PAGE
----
CNS News 20.2.2018 10:46 am

Africa abandoning human rights – expert

Image: Twitter/Prof Makau Mutua.

Image: Twitter/Prof Makau Mutua.

‘He noted that while human rights may not necessarily have come to an end, their feasibility as an instrument of social transformation.’

Renowned human rights activist professor, Makua Mutua, has questioned Africa’s human rights culture, Centurion Rekord reports.

Mutua was speaking at the University of Pretoria Centre for Human Rights lecture last week.

READ MORE: Not much to celebrate on Human Rights Day, says expert

Mutua said that, while the awareness of human rights had risen around the continent, very little action had been taken against abuses.

He argued that if human rights were no longer relevant, then a new moral language must be found to fill the vacuum.

Mutua said there were gaps and deficits in human rights language used, starting with the 1948 UN Universal Declaration of Human Rights.

“While human rights may not necessarily have come to an end, their feasibility as an instrument of social transformation, distinct from politics, may not be ideal in the context of a contemporary understanding of human rights and global politics,” Mutua said.

He said Africa must reassess its appreciation of human rights and heed its peculiarities and realities rather than imitating predominantly Western discourses on human rights.

Citizens and lawyers, in particular, should rethink their understanding of human rights, appreciate the political nature and influences on the law.

Using the example of land reform and post-1994 developments in South Africa, Mutua argued that the rethinking of law as an instrument of social change was needed if human rights were to remain and yield meaningful substantive outcomes for humanity.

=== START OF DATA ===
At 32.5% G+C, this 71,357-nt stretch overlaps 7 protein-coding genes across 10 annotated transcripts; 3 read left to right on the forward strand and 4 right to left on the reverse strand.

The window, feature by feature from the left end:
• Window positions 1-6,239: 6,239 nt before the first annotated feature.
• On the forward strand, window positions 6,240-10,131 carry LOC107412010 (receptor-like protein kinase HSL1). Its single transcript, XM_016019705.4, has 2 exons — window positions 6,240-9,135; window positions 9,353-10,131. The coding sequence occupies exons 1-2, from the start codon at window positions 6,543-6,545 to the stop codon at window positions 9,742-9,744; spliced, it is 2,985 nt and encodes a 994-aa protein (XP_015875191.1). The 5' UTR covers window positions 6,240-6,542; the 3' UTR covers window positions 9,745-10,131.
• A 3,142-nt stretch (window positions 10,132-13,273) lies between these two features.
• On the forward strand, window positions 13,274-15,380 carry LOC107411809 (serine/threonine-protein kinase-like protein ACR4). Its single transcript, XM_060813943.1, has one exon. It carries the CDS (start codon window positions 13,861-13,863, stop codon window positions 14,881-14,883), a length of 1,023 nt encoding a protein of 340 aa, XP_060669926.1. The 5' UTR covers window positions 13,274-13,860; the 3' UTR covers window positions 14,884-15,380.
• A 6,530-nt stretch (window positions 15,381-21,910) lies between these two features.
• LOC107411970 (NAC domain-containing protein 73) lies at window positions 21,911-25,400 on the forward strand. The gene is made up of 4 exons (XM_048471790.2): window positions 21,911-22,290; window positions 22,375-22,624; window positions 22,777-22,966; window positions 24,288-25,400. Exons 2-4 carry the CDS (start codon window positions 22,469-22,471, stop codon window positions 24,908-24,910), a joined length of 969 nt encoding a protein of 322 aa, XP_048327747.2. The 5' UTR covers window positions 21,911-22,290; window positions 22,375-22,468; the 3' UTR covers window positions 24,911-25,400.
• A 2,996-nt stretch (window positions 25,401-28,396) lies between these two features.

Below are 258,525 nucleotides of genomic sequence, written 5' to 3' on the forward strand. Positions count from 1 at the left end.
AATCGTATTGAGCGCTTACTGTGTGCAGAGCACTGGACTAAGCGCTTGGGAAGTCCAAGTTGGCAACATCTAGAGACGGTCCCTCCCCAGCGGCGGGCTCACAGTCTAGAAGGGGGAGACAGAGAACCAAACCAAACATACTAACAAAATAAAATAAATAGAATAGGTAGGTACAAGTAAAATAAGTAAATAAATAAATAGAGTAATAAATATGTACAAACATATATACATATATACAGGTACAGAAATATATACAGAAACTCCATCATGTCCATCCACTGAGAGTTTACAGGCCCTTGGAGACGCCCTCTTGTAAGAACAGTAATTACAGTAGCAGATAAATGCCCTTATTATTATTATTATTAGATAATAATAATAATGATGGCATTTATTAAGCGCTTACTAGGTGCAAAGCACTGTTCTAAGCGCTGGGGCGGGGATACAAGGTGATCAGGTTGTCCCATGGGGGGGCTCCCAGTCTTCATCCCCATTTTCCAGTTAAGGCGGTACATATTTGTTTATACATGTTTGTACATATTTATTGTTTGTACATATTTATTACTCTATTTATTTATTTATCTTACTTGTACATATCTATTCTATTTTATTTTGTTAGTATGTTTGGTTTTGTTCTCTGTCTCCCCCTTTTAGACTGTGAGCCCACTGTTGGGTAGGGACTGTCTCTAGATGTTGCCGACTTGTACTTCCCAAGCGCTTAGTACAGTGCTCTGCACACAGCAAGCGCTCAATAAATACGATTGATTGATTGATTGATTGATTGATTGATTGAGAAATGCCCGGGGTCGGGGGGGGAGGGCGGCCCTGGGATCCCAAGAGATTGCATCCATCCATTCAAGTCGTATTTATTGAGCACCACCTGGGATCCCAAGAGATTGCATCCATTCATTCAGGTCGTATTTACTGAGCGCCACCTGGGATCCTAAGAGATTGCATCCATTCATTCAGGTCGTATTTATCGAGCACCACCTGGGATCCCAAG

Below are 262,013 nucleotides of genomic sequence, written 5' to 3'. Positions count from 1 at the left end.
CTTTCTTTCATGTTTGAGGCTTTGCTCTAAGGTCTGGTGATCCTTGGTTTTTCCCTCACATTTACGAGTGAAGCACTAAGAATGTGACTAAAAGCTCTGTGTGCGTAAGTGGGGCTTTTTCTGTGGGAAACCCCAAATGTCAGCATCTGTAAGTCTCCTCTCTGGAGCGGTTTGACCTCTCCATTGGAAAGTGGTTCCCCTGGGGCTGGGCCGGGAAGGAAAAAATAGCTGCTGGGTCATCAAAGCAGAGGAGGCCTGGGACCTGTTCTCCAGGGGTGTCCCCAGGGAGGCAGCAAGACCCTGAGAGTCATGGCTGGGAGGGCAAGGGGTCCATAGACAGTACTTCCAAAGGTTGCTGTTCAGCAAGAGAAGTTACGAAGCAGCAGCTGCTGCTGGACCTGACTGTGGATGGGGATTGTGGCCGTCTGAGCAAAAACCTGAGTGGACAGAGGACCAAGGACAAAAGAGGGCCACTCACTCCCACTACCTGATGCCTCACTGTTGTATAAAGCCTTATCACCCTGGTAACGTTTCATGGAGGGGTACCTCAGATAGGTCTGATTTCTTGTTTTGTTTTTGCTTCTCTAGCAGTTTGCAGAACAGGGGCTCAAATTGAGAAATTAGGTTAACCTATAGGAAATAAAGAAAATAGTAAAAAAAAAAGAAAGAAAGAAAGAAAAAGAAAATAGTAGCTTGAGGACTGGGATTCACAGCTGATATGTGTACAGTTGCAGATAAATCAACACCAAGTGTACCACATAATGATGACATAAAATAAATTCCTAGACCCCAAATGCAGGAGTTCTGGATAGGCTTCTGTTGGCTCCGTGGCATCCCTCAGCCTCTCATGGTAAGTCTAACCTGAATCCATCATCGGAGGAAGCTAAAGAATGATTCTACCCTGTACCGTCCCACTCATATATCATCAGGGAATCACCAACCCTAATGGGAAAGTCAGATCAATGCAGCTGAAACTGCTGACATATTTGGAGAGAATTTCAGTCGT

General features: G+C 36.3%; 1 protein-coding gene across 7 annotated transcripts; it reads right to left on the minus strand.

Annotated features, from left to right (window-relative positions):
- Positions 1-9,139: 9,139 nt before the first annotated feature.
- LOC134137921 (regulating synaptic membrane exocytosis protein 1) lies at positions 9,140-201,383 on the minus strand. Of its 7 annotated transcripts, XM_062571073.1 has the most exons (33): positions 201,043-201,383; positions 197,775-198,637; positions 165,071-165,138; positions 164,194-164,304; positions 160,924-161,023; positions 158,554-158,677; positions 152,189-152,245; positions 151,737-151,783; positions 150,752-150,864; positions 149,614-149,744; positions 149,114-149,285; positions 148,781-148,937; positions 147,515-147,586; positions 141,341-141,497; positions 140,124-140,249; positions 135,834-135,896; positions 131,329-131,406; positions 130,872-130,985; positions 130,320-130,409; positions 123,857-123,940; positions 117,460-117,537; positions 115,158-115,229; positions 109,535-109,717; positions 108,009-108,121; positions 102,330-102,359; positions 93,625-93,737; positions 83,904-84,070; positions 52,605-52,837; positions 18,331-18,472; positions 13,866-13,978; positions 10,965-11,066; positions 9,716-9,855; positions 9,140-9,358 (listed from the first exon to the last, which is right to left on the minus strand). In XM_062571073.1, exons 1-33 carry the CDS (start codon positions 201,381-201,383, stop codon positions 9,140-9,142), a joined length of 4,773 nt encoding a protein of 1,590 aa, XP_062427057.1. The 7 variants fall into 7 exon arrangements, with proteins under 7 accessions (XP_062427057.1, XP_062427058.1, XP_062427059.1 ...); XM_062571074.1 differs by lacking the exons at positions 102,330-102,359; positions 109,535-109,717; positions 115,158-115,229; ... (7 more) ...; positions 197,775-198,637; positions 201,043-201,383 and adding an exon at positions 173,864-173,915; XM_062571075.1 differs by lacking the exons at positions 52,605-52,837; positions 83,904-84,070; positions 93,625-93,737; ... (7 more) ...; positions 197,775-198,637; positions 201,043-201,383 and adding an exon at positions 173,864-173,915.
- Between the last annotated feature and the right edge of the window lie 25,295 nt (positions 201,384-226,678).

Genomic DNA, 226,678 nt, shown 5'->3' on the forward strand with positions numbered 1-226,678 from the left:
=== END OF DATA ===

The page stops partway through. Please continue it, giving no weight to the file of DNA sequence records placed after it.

Mutua is a distinguished professor at the Floyd H and Hilda L Hurst Faculty Scholar at the State University of New York Buffalo Law School.

He has served as dean for seven years, from 2008 to 2014.

He lectures on international human rights, international business transactions and international law. He also serves as vice-president of the American Society of International Law and is a member of the Council on Foreign Relations.

Professor Makau Mutua speaker at the lecture. Photo: Unisa.

Professor Makau Mutua speaker at the lecture. Photo: Unisa.

While on sabbatical in Kenya from 2002 to 2003, Mutua chaired the task force on the establishment of a truth, justice and reconciliation commission, a Kenyan equivalent of South Africa’s truth and reconciliation commission.

He was also among the writers of the contested Kenyan draft constitution and is the author of several books, including Kenya’s quest for democracy: Taming leviathan (published in 2008), Human rights NGOs in East Africa: Political and normative tensions (2008) and Human rights: A political and cultural critique (2002).

He has written numerous academic and newspaper articles for popular publications such as the New York Times, Washington Post, Boston Globe, Christian Science Monitor and Chronicle of Higher Education.

Not much to celebrate on Human Rights Day, says expert

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